I’m not sure exactly what you are asking. Several members of our children’s birth family had a big impact on their lives both before and after the children entered foster care. I am not for or against post adoption contact with birth family members. What I am definitely for is parents determining what is in their children’s best interests, both short and long term, and acting accordingly. That can change over time as we become better attuned to our children’s individual needs and as we have more experience with any birth family members who are interested in contact. For that reason, we chose not to enter any binding agreements about contact.

          In our case, that turned out to be wise. We had to begin making those decisions at the time of placement, when we had had little contact with our children, who were being placed with us for adoption. Our children, who had previously been forced to have contact with extended family members, eventually told us they wanted no contact with birth family members and why. It became plain that was in their best interests. If any of our children change their minds, we will revisit the issue and decide what actions best serve their interests. My only concern is my children. I do not feel obligated to do anything because birth family members want me to unless it is consistent with my children’s best interests as it’s my job as their mother to make their safety and well-being a priority.

          I don’t really see birth relatives as an “elephant in the room.” It’s not as though we don’t remember or acknowledge the fact that our children didn’t join our family until they were school aged and that they had lives, relationships, and experiences before we met them. We talk about them when our children want to or when it makes sense to in light of whatever is happening. We are approaching the end of our first decade as a family and some our children are nearing adulthood, which includes the opportunity to decide for themselves who they want in their lives and on what terms. That may take our children places we find challenging, but everything about our lives together has been challenging and we have learned to honor our children’s journeys and their determination to survive and carve out the lives they want for themselves.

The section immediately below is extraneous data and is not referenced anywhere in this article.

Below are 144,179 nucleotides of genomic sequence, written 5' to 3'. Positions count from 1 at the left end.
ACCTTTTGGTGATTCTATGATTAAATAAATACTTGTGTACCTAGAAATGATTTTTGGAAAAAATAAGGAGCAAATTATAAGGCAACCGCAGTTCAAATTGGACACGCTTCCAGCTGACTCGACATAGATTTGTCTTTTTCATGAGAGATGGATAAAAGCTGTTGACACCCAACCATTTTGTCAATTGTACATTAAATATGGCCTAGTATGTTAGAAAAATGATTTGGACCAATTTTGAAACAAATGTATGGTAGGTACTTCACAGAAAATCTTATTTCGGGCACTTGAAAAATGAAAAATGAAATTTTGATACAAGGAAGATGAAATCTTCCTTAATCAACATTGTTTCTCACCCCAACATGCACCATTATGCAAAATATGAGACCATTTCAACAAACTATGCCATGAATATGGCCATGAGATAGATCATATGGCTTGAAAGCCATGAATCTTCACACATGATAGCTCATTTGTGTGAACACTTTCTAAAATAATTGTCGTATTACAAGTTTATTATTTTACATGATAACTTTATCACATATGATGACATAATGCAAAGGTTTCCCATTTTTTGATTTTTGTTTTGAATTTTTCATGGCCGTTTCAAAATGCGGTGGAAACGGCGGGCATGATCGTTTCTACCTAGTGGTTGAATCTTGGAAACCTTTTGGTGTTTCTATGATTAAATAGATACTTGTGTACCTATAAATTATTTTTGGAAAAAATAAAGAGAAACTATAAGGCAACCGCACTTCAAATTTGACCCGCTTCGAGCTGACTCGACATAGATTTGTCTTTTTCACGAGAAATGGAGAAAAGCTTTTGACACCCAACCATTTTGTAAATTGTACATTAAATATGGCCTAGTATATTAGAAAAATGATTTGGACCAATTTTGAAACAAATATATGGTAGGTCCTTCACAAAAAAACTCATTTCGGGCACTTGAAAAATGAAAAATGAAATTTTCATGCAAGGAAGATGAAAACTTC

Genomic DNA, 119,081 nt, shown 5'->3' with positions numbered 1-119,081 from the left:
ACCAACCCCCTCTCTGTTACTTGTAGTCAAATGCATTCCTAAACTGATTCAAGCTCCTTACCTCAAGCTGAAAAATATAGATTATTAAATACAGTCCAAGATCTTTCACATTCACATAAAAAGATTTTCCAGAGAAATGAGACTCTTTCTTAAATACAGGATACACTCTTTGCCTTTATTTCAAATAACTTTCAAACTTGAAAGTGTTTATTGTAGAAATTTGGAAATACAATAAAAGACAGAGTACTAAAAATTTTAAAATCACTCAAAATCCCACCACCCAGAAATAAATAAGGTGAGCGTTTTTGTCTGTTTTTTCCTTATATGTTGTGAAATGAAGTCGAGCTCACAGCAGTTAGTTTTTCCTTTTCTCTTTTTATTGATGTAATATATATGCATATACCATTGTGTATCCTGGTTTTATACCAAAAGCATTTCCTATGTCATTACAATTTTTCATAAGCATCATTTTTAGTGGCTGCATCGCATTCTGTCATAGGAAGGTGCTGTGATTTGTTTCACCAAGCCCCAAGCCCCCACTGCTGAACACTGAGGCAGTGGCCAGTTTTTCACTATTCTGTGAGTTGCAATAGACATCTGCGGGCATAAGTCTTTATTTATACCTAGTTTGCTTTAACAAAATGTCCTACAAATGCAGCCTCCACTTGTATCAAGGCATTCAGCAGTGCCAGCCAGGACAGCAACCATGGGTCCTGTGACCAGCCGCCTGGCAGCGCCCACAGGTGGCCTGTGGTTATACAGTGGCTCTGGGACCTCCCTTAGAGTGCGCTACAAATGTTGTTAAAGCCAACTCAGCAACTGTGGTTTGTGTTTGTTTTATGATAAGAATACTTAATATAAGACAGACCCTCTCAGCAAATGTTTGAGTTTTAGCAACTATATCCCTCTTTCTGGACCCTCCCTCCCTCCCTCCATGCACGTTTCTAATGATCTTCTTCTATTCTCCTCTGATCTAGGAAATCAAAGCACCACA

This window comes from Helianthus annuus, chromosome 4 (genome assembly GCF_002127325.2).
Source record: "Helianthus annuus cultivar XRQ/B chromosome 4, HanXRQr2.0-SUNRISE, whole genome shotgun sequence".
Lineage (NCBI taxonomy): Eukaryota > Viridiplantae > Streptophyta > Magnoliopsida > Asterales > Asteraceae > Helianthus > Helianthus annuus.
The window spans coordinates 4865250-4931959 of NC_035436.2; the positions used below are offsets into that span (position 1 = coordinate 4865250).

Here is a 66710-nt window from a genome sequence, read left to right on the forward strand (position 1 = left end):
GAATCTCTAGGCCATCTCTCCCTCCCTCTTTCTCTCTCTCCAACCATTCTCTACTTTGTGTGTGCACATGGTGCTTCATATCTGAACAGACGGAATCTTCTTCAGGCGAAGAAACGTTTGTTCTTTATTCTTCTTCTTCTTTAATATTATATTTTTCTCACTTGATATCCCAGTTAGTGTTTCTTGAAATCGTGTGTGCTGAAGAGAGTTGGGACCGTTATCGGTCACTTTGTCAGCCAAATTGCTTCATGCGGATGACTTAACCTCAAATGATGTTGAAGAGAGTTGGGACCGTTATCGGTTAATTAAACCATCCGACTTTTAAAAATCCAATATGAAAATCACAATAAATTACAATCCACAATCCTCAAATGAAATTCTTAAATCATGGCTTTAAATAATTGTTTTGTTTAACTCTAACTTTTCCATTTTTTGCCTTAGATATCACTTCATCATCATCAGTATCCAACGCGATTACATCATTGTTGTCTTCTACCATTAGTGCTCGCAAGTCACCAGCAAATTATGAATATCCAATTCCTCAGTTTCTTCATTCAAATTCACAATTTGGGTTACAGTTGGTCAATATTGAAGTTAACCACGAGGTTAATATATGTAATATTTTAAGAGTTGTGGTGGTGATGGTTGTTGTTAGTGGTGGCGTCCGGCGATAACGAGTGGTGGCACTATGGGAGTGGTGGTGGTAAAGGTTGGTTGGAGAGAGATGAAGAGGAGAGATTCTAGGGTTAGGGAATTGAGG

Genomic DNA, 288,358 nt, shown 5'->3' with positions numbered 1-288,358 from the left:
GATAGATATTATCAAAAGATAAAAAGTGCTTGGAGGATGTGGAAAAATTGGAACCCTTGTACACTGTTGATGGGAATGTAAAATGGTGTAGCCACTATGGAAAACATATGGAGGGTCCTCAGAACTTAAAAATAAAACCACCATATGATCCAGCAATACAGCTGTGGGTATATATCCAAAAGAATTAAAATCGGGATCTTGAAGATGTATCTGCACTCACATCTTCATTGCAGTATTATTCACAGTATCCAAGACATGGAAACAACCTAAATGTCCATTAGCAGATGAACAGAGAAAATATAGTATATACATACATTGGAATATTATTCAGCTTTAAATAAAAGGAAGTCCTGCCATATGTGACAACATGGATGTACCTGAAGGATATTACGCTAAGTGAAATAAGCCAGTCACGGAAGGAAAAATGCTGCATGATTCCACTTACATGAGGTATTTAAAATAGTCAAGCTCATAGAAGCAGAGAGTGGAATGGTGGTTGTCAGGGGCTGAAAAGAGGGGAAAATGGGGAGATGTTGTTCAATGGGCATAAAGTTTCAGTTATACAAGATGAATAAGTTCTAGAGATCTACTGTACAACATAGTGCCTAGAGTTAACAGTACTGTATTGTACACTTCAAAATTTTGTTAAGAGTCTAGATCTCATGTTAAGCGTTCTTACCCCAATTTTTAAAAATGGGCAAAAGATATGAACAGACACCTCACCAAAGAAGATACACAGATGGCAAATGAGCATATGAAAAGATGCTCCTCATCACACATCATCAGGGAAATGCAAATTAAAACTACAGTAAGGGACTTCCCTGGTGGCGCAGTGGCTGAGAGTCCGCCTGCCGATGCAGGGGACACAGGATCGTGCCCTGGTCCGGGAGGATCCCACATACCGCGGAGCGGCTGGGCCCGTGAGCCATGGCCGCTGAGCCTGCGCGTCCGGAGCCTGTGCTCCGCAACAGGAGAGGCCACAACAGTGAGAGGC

• Michelle Schumacher Damerow

            In no way was I asking about your own personnel experience with birth family. However, thank you for sharing your own insight and experience with this. I apologies for now being clearer. I was talking about collectively ( foster-adoption parents). Your blog often focuses on issues around the children and us the foster-adopt parents. Was hoping to see something on the “other” parents – that being the birth family Could more discussion be called for there?

            By the way, you are in- step with our views regarding the birth family. We for one had to make some necessary decision regarding birth family to ensure our children’s safety while in our care.
            I also realizes how very busy things are for you and your husband. It amazes me that you take your limited resources and put them towards helping other in this journey. Papa God’s blessings upon your household.

          • Allisonm